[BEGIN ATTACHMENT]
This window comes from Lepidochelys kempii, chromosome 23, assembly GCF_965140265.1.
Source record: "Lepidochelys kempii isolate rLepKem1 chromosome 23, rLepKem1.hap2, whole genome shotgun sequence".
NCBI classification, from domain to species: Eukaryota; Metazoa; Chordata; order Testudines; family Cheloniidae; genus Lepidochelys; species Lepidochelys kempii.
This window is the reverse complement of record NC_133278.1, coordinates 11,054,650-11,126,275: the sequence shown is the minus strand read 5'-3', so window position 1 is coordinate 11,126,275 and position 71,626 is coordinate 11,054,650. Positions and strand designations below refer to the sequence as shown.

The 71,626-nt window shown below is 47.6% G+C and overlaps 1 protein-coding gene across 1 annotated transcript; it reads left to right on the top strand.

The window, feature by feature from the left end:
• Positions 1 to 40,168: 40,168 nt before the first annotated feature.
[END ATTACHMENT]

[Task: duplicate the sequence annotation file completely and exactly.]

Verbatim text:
This window comes from Lepidochelys kempii, chromosome 23, assembly GCF_965140265.1.
Source record: "Lepidochelys kempii isolate rLepKem1 chromosome 23, rLepKem1.hap2, whole genome shotgun sequence".
NCBI classification, from domain to species: Eukaryota; Metazoa; Chordata; order Testudines; family Cheloniidae; genus Lepidochelys; species Lepidochelys kempii.
This window is the reverse complement of record NC_133278.1, coordinates 11,054,650-11,126,275: the sequence shown is the minus strand read 5'-3', so window position 1 is coordinate 11,126,275 and position 71,626 is coordinate 11,054,650. Positions and strand designations below refer to the sequence as shown.

The 71,626-nt window shown below is 47.6% G+C and overlaps 1 protein-coding gene across 1 annotated transcript; it reads left to right on the top strand.

The window, feature by feature from the left end:
• Positions 1 to 40,168: 40,168 nt before the first annotated feature.